Under the Postal Reorganization Act of 1970, the Postal Service began operations as an independent establishment of the executive branch on July 1, 1971, with its own hiring and pay procedures.
In February 2019, the number of career employees working for the USPS was approximately 497,157. The two largest private delivery firms are United Parcel Service, with approximately 481,000 employees worldwide, and FedEx, with more than 490,000. DHL, another major courier service, employs more than 380,000 workers.
Unseen by the general public, the giant workrooms in the post offices and private delivery companies are busy centers of activity. At all hours of the day and night, an endless flow of mail moves from unloading platforms through the workrooms and out to loading platforms. In the workrooms, the mail goes through a series of separations in which it is sorted according to its type and destination.
Part-time employees make up a large percentage of the package handlers and sorting staff, partly because the time required for the rush period of package movement is less than the standard eight-hour day. Temporary workers, many of whom are young people, are hired for high-volume holiday periods. Often after a probationary period, temporary workers are eligible for career employment.
For both the government Postal Service and the private companies, the sorting room is often the beginning for people who make a career of letter and package delivery. Working in the sorting room is an ideal way to learn how these companies work. Gaining work experience in this area may aid with career advancement in the company.
Highly developed merit promotion programs are also available. With experience, knowledge, and common sense it is possible to secure positions of increasing responsibility and recognition. Promotion from within is favored.
Members of the Postal Service staff have been responsible for the development of automated and mechanical mail-handling equipment and improved management techniques for coping with the avalanche of letters and packages that go through the system each day. Often, employees with ideas and talent work themselves up the employment ranks to planning and supervisory positions.
Because most mail is generated in larger urban areas, there is a concentration of employees in the big cities. Large centers of employment include New York, Chicago, Los Angeles, Atlanta, Boston, San Francisco, Philadelphia, Houston, and Washington, D.C.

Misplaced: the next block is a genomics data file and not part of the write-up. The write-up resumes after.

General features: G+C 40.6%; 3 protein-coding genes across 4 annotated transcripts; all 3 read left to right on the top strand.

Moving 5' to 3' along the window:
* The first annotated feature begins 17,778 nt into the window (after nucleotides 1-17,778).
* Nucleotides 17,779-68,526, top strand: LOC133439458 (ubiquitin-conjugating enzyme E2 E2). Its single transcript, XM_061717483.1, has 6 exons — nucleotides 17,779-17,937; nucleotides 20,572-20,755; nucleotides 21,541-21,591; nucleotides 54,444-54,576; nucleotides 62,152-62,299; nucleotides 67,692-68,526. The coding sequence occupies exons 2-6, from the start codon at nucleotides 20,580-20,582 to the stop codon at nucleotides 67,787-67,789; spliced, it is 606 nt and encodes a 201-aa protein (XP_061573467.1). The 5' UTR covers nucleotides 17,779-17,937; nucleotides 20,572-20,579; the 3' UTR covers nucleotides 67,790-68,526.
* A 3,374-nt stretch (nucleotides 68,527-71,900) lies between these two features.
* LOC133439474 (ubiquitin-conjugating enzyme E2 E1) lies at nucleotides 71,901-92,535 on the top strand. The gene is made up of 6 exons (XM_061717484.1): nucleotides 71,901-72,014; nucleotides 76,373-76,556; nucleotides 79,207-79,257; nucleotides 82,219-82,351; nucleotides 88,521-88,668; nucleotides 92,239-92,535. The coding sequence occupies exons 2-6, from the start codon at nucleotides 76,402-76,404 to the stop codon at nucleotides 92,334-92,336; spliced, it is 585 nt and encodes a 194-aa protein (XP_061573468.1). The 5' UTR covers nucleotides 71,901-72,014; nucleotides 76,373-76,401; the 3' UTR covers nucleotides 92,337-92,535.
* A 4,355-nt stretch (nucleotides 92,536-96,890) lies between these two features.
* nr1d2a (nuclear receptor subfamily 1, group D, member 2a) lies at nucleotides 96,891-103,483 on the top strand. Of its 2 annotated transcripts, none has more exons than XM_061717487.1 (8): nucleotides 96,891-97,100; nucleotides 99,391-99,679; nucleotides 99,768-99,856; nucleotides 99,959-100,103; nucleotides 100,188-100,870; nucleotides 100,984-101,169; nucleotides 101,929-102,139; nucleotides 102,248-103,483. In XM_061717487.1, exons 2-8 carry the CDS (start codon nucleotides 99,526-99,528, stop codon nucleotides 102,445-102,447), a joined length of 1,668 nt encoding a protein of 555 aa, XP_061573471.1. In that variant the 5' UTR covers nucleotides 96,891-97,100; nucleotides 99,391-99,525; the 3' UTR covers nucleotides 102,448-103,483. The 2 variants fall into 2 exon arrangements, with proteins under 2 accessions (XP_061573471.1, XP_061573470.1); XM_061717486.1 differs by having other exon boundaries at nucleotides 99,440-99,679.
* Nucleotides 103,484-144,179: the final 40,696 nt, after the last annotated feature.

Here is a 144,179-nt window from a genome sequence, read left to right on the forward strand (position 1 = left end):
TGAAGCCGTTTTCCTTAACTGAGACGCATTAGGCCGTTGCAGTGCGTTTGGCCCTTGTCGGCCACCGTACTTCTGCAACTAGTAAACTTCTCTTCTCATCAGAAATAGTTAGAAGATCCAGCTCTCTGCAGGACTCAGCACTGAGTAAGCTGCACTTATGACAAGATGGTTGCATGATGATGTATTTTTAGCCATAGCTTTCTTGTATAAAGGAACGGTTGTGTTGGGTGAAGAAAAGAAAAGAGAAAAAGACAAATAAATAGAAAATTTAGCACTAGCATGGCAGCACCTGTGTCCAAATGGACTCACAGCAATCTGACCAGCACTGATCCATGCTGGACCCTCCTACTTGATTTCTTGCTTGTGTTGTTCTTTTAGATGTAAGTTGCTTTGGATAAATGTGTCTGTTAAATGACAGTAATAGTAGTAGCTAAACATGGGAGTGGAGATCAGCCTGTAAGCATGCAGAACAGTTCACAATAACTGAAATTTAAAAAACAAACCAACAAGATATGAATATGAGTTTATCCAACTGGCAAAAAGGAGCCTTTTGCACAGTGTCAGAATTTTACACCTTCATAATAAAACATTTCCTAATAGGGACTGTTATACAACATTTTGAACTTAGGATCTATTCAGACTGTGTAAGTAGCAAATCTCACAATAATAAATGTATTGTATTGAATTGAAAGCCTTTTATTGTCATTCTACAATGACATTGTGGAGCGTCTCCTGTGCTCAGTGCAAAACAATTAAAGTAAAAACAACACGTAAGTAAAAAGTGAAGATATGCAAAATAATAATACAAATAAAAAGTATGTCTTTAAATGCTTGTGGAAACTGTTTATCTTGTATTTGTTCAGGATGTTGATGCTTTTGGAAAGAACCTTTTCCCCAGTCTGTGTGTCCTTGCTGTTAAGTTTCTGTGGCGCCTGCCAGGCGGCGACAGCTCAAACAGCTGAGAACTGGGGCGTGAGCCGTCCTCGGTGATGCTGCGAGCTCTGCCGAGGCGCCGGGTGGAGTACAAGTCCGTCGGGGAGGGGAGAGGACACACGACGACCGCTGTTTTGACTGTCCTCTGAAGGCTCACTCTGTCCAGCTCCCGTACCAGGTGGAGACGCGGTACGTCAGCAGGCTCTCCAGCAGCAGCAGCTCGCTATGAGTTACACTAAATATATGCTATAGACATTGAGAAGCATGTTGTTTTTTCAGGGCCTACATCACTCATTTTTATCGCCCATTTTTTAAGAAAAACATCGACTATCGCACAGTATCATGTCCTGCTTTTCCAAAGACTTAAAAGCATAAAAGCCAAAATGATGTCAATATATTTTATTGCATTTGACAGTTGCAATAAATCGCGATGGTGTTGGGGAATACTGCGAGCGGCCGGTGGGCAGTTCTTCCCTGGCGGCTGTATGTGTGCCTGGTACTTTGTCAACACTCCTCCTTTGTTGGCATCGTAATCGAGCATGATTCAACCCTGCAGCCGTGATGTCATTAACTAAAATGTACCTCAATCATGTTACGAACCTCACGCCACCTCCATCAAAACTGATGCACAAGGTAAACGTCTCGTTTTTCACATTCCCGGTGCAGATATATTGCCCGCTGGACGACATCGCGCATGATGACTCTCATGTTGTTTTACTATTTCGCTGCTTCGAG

Wages, hours, and working conditions are negotiated through collective bargaining between management and several unions and associations. Three of the unions—the National Association of Letter Carriers, the American Postal Workers Union, and the National Postal Mail Handlers Union—are affiliated with the AFL-CIO. A fourth union is the National Rural Letter Carriers Association. UPS is unionized by the International Brotherhood of Teamsters Parcels Division.
Most full-time postal employees work an eight-hour day, five days per week. A full-time employee who works the night shift or overtime receives additional compensation.
Until 1992, individual post offices were under the jurisdiction of a multiple-level field structure, beginning with five regional offices. This regional office structure has since been replaced by a structure made up of 10 areas. Each area has two managers, one for Customer Services and one for Processing and Distribution. At the next level, 85 Customer Service districts and 350 Processing and Distribution centers were created. Each area also has a marketing/sales office. In addition, employees in Postal Data Centers perform centralized payroll, timekeeping, and other financial functions. There are other support installations, such as the supply centers, which fill acquisitions for supplies, and the mailbag repair centers and mail equipment shops.
Post office employees perform many nonpostal services, too. Among other things, they distribute alien address report cards, accept passport applications, and provide assistance to the Census Bureau.